Much like parents and their kids, although we shouldn’t have favourites (in the office), we definitely do. Sometimes it’s just people that you get on with more easily, or individuals that make your life easier. If you’re a more senior member of staff, maybe it’s those that you think are the hardest workers in the room… the people bringing in the money.
Now how about a difficult question – if things got tough at work, are those the individuals you’d want to keep on?
In many companies, decision-makers are far more likely to retain or incentivise their best performing salespeople and senior members of staff. From the outset that makes sense, those people appear to keep the business ticking over so if anybody should stay it should be them. Right? However, research has indicated that overlooking the rest of your team is actually a much more costly approach – leading corporations to spend as much as four times more than required without even holding on to members who really are crucial in keeping operations running. Furthermore, the money wasted on retention of staff less than critical could ultimately have been utilised in helping more people keep their jobs!
So, when your company falls on hard times, what’s the most effective way to identify who is business critical?
Diamonds in the Rough
Major organisational change has struck (think: restructure, relocation, downsizing). Resist the urge to round up the usual suspects; the sales team favourites, pals from the leadership team, a few candidates you feel the business is invested in. Consider instead those deemed less extraordinary but who – in reality – keep the lights and/or possess unique insight on how the business runs.
These people might come from anywhere in the business – an Account Manager close to retirement who didn’t make the shortlist but who is crucial for their understanding of the industry, or someone from the Finance Department who helped develop the payroll system. You might be surprised to find that even though these individuals' performance is nothing to rave about, their technical expertise, experience and relationships make them invaluable to the company. With that in mind, it’s not so ridiculous to suggest that those supporting your favoured high-fliers are just as important.
Once you’ve compiled (in collaboration with senior management and HR) a more thought-out and inclusive list of relevant personnel, you can begin to map out a targeted retention strategy. Try to review these individuals from two perspectives. Firstly, the impact their absence might have on the business, and second, the odds of that person opting to leave. An old McKinsey report from 2010 relays a European industrial company going through a similar process due to relocation. The industrial company found that among 104 of the team likely to leave, 44 were business critical – predominantly from administrative, IT and finance departments.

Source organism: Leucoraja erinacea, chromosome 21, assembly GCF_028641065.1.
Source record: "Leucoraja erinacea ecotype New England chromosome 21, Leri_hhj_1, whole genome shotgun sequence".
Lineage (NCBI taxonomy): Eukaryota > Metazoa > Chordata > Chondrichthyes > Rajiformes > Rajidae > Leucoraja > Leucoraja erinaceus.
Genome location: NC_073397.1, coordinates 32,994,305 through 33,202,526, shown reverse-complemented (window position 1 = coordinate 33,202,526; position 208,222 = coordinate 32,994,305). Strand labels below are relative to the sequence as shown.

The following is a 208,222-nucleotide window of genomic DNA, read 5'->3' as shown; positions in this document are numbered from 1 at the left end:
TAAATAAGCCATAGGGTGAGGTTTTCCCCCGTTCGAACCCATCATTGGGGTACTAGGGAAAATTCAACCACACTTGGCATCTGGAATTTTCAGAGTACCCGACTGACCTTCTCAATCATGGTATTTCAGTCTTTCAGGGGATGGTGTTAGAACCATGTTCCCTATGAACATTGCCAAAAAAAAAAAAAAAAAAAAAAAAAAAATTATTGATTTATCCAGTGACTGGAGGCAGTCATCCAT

One Size Doesn’t Fit All
Appreciating that different things motivate different people is key in mapping out what your retention strategy will look like. You won’t be able to offer the selected 15% of your employees the same thing and expect them to be content. If this is a time of crisis, for your teams or for the business, you must show compassion and empathy. Try to understand what concerns individuals have, and what the business can do to support them.
Engage in genuine person-to-person conversations. You’ll find that some people are driven by their careers and simply want to know if their position will be secure in the future, who they’re going to report to, and how their role might change. Others will want to understand the bigger picture – how this might impact their family, their relationship, or simply their commute.
In the example of that same European industrial company, a targeted approach saw 25% of the cost invested in financial incentives that saw 80% of key staff willing to relocate with the business. Incentives included increasing the base rate of pay, help finding schools, career guidance for partners, language classes and remote work arrangements.
Money Isn’t Everything
Believe it or not, discussions or a mapped out progress plan are equally valid and just as valuable when it comes to retaining staff – particularly if finances are tight.
Opportunities to move onwards and upwards in a person’s career are powerful incentives, whether in advertising, creative or tech sectors. You can utilise mentoring, clear targeting, or contractual agreement over a longer period of time to set people up for progression, which frees up funds for necessary immediate financial incentive.
In summary, in dealing with employee retention – during crisis or otherwise – you should not be so quick to make ruthless decisions on who is business critical. Additionally, a calculated and well thought out strategy utilising monetary and other incentives will not only make the money you do have go further but ultimately work more effectively to meet the needs of your team.
Remember that incentives aren’t solely useful in times of hardship. They’re just as useful in the day-to-day operations of business – meaning that the connection and genuine conversation from Point 2 is something leadership should be doing all the time. Get to know and understand the people that you work alongside, and you’re likely to see the impact in all aspects of the business.
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